Advanced Search

Learn About The Holocaust

Special Collections

My Saved Research

Login

Register

Help

Skip to main content

Two Jewish sisters pose on a street in the resort town of Krynica, Poland.

Photograph | Digitized | Photograph Number: 62646

Search this record's additional resources, such as finding aids, documents, or transcripts.

No results match this search term.
Check spelling and try again.

results are loading

0 results found for “keyward

    Two Jewish sisters pose on a street in the resort town of Krynica, Poland.
    Two Jewish sisters pose on a street in the resort town of Krynica, Poland.

Pictured are Bela and Dola Braunfeld, the nieces of Ida (Jam) Friedberg.

    Overview

    Caption
    Two Jewish sisters pose on a street in the resort town of Krynica, Poland.

    Pictured are Bela and Dola Braunfeld, the nieces of Ida (Jam) Friedberg.
    Date
    1933
    Locale
    Krynica, [Carpathian Mountains; Krakow] Poland
    Variant Locale
    Krynica Zdroj
    Bad Krynica
    Photo Credit
    United States Holocaust Memorial Museum, courtesy of Ida (Jam) Friedberg

    Rights & Restrictions

    Photo Source
    United States Holocaust Memorial Museum
    Copyright: United States Holocaust Memorial Museum
    Provenance: Ida (Jam) Friedberg

    Keywords & Subjects

    Administrative Notes

    Biography
    Ida Jam (later Friedberg) is the daughter of Josef and Memel Jam. She was born May 19, 1903 in Rzeszow, Poland, where her father owned a lumberyard. Josef and Memel were first cousins. (Their fathers were brothers.) Ida had seven siblings: Efraim, Sara Golda, Regina, Chana, Dora, Chaim Dov and Aron. On March 5, 1929 Ida was married to Isaac Friedberg, a lumber merchant from Jaroslaw. They settled in Jaroslaw, where they raised two children: Maurice (b. 1929) and Simon (b. 1932). When the Germans invaded Poland in September 1939 Isaac was serving in the Polish army. Soon after the Polish defeat he returned home to find that his family had fled to the east. He met up with them a few weeks later in Tarnopol. In 1940 the Friedbergs were transported to the Soviet interior and interned in a labor camp in Sverdlovsk. At the same time Ida's father (Josef Jam), two brothers (Efraim and Aron Jam), and brother-in-law (also Josef Jam) were sent to Irkutsk. During this period Ida's father died of malnutrition, Efraim wandered off after becoming mentally unstable, and Josef (the brother-in-law) also perished. The following year after the Soviet Union granted amnesty to the Polish refugees imprisoned in Soviet labor camps, the Friedbergs moved to Dzhambul in Kazakhstan, where they remained for the rest of the war. The boys attended school and Maurice celebrated his bar mitzvah during their stay in Dzhambul. In 1945 the Friedbergs returned to Poland and settled in Krakow. At this time they were reunited with Aron Jam and learned about the fate of the rest of the Jam family. In addition to her father and brother, Efraim, Ida's mother and four sisters had also perished, as had her brother, Chaim Dov, who had been publicly hanged in Rzeszow in September 1939. The Friedbergs did not remain long in Poland. They left for Paris in the summer of 1946. While waiting for immigration visas to the U.S. they lived in the Marais, with assistance from the Joint Distribution Committee. In the spring of 1948 Ida, Isaac and Simon Friedberg sailed to New York, and Maurice joined them in December of that year. Ida's brother Aron immigrated to Israel.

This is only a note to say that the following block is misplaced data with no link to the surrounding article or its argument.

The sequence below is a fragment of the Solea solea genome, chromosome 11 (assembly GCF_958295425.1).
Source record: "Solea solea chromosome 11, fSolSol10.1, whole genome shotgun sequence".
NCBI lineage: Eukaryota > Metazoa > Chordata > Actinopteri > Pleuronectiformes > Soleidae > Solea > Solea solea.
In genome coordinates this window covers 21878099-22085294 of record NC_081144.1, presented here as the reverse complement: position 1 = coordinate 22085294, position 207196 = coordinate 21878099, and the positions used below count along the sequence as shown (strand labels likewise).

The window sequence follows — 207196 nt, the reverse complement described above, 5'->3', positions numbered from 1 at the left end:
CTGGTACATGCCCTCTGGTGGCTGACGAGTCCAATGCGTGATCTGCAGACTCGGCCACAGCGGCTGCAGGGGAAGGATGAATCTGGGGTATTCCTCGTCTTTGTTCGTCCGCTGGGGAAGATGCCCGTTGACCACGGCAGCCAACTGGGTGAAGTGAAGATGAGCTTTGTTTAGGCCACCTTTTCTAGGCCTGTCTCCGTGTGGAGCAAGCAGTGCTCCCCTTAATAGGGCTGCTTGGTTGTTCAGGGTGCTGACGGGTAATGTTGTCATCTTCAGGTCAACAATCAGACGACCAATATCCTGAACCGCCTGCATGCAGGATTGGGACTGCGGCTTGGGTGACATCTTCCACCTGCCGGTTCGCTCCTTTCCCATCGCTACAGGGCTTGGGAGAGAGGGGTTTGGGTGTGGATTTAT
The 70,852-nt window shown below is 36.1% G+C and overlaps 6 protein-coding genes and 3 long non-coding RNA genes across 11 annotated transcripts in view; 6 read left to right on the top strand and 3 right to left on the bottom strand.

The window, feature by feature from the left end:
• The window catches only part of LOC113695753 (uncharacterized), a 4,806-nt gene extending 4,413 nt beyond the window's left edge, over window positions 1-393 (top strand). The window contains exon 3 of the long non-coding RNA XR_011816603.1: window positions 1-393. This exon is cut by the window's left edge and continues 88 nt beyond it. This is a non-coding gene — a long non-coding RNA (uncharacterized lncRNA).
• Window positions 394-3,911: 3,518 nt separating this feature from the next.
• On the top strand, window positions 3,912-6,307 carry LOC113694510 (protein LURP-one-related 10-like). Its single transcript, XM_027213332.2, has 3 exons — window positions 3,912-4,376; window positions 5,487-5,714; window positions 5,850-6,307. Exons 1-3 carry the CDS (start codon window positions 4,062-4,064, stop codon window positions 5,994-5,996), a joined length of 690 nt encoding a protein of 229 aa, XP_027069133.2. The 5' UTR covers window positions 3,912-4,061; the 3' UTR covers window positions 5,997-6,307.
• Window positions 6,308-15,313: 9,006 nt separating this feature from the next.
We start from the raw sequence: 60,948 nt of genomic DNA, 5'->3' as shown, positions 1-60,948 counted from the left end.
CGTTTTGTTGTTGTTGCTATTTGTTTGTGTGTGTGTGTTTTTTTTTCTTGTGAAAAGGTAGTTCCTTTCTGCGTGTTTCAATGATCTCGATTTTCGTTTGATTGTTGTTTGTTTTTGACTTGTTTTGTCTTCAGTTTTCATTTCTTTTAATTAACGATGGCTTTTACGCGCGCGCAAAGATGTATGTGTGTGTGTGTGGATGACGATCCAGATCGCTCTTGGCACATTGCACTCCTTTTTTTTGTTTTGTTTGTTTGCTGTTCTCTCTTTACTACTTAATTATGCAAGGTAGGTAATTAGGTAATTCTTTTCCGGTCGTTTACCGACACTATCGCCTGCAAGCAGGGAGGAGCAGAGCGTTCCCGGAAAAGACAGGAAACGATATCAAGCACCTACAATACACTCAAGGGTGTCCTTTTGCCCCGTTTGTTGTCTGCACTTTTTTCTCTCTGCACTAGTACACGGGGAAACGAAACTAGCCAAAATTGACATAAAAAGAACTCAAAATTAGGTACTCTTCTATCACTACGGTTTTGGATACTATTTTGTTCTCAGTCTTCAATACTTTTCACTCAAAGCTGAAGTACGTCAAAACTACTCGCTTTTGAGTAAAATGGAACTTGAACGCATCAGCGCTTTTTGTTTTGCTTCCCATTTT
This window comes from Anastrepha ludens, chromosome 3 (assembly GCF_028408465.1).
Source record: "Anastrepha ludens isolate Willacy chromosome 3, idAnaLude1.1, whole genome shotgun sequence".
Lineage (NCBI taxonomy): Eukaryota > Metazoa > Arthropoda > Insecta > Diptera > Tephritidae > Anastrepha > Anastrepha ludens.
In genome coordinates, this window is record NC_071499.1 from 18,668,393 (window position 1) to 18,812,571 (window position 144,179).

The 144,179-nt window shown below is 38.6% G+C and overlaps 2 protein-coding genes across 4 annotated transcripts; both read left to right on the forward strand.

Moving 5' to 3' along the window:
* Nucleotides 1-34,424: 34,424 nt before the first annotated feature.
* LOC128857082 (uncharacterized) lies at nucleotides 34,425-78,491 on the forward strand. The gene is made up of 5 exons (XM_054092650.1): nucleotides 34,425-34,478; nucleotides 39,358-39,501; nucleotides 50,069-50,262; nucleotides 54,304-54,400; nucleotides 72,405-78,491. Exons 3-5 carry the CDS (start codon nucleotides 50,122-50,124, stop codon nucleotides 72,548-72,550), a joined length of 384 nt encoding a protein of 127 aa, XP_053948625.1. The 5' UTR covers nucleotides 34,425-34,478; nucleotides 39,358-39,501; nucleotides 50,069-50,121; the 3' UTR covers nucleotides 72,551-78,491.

Record last modified:
    2004-03-08 00:00:00
    This page:
    https:​/​/collections.ushmm.org​/search​/catalog​/pa1150391

    Download & Licensing

    In-Person Research

    Contact Us